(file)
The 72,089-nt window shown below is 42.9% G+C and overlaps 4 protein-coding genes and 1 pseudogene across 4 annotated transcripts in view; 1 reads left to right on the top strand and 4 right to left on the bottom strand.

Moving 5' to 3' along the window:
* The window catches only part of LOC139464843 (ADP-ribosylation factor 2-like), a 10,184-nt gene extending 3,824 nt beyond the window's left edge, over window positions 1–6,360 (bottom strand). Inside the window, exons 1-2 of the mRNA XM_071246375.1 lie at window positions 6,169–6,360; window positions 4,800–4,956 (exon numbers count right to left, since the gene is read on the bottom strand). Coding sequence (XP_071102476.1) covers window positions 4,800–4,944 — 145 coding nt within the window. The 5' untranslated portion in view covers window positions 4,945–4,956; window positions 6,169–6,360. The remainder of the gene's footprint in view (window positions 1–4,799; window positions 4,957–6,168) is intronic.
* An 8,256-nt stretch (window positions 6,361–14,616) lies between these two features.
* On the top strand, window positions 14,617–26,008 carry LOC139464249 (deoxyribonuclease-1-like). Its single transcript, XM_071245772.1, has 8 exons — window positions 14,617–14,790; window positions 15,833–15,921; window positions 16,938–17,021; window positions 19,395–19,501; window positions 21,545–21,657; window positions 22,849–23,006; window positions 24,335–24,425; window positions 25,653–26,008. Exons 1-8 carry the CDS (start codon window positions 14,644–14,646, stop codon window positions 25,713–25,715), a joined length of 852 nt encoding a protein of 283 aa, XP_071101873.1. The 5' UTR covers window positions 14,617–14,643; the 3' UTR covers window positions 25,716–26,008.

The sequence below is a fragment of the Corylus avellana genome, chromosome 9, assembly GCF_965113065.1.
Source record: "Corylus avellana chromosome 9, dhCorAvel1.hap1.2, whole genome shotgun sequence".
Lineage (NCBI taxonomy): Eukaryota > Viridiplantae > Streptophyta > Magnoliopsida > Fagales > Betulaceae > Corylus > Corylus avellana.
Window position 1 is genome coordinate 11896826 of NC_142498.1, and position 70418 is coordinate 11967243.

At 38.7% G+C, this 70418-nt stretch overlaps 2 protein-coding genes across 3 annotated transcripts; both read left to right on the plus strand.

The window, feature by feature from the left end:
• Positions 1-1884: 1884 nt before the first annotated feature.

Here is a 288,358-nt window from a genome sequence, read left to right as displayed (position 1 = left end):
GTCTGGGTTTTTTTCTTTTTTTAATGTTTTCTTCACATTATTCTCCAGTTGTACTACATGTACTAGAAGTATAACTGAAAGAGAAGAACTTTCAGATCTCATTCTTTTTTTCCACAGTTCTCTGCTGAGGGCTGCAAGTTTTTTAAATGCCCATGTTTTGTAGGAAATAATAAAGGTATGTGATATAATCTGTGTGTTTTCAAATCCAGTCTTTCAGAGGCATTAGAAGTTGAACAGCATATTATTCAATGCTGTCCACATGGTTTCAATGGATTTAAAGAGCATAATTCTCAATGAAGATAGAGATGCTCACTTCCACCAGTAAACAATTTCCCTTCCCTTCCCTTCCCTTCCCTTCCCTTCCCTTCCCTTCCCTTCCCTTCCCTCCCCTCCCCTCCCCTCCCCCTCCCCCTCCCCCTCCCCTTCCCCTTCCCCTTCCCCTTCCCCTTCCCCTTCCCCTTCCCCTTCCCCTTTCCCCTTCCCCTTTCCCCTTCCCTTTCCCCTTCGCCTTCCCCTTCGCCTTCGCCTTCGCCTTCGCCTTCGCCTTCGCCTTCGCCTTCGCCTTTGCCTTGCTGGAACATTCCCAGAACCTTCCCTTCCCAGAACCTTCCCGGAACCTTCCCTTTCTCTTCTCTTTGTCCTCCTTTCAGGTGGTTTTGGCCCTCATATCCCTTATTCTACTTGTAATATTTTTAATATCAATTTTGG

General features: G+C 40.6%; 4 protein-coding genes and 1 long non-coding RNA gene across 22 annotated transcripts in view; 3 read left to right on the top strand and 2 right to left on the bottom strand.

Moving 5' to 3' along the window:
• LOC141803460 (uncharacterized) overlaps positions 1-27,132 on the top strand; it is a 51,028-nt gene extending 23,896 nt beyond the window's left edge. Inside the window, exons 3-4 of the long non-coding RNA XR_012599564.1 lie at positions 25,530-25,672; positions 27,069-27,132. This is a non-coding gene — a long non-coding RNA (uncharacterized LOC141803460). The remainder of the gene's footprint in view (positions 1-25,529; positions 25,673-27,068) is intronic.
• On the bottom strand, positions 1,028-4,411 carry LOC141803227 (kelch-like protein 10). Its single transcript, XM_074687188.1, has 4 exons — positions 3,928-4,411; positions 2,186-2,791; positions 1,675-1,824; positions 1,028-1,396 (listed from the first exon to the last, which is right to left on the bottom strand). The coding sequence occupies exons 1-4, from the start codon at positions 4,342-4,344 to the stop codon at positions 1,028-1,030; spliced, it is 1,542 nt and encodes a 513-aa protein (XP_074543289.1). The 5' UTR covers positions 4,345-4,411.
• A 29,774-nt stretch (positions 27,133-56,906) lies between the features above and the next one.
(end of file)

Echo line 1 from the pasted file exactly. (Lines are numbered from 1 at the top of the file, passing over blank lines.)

The 72,089-nt window shown below is 42.9% G+C and overlaps 4 protein-coding genes and 1 pseudogene across 4 annotated transcripts in view; 1 reads left to right on the top strand and 4 right to left on the bottom strand.